Words earnestly escaped Malik Wade as he paced housing units inside O.H. Close Youth Correctional Facility in Stockton. Youth nodded respectfully in Wade’s direction as he stayed illuminated in the harsh light of high windows. With raw emotion, Wade explained his past incarceration and the life principles that guided his path to post-prison success so vividly, you felt like you could paint it. The author, entrepreneur, mentor and nonprofit founder is a regular speaker in county correctional facilities, but his trek to O.H. Close represented his first outreach to youthful offenders serving time with the Division of Juvenile Justice (DJJ).
For a quarter century, corrections veteran Karen Mory has worked to dismantle preconceptions and stereotypes in her own life as well as those of the offenders. Mory began her career working with youth offenders. She moved on to parole and eventually became a special agent for the Office of Correctional Safety’s (OCS) Special Service Unit (SSU). She’s done much in the department from helping youth offenders get on the right path to helping topple gang leaders. Special Agent Mory is one of only 32 SSU agents in the entire state. As she puts it, “SSU is CDCR’s 24-hour response team that ensures safety, decreases liabilities, restores justice and resolves emergency issues to preserve the reputation and sanctity of CDCR.”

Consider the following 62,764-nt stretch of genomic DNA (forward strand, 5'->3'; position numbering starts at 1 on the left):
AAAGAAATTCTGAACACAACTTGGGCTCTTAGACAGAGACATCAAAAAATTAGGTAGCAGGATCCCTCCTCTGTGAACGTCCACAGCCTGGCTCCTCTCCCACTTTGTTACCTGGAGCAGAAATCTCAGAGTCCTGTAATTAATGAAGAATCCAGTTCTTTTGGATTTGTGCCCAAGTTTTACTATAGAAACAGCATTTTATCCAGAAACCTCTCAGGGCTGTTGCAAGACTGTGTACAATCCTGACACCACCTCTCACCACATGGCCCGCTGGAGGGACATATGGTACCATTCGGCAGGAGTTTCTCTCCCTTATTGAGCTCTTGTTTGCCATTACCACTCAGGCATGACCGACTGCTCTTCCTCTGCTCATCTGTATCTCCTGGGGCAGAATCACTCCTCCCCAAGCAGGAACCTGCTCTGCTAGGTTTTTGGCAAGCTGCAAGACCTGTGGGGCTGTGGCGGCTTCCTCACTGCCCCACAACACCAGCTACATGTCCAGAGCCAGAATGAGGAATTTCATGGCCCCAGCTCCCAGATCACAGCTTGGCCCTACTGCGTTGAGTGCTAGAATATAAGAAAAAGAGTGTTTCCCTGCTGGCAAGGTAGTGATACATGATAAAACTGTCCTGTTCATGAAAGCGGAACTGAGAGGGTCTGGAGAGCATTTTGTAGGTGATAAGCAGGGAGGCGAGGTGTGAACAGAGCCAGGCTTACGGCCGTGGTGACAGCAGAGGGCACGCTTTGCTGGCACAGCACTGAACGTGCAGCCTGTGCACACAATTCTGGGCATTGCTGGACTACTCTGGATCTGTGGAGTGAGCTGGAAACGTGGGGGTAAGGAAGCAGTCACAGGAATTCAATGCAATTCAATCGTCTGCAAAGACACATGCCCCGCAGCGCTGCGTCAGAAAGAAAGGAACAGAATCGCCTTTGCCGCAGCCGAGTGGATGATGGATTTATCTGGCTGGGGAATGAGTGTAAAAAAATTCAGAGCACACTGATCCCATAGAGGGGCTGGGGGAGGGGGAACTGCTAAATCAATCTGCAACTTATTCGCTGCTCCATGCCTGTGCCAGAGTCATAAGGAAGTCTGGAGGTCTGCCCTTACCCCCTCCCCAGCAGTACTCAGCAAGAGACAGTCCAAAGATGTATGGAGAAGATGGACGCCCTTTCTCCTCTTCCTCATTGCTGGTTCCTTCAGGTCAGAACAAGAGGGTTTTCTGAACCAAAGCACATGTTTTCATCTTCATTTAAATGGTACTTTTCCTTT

A correctional officer is recovering from injuries sustained during an attack by an inmate Wednesday at California State Prison, Sacramento (CSP-SAC). A second officer was also injured while responding to that incident. At noon Wednesday, June 13, inmate Maurice Daniels left his cell in a housing unit on Facility C. He walked past a correctional officer overseeing the area and suddenly punched him in the face. The officer struggled with Daniels and responding staff were able to quickly quell the incident and secure Daniels in restraints using physical force and a baton.
CDCR will host a Facebook Live Q&A at San Quentin State Prison’s annual Demo Day event on Friday, June 15 at 10:30 a.m. Students will demonstrate their projects and skills learned in Code.7370, the innovative computer coding program operated in partnership with California Prison Industry Authority (CALPIA) and the nonprofit organization The Last Mile. CDCR will interview students and staff members from The Last Mile and CALPIA who will field questions live from the Facebook audience. CDCR employees with internet access will be able to access CACorrections Facebook page from 10 a.m. to 1 p.m. to view the event at www.facebook.com/cacorrections.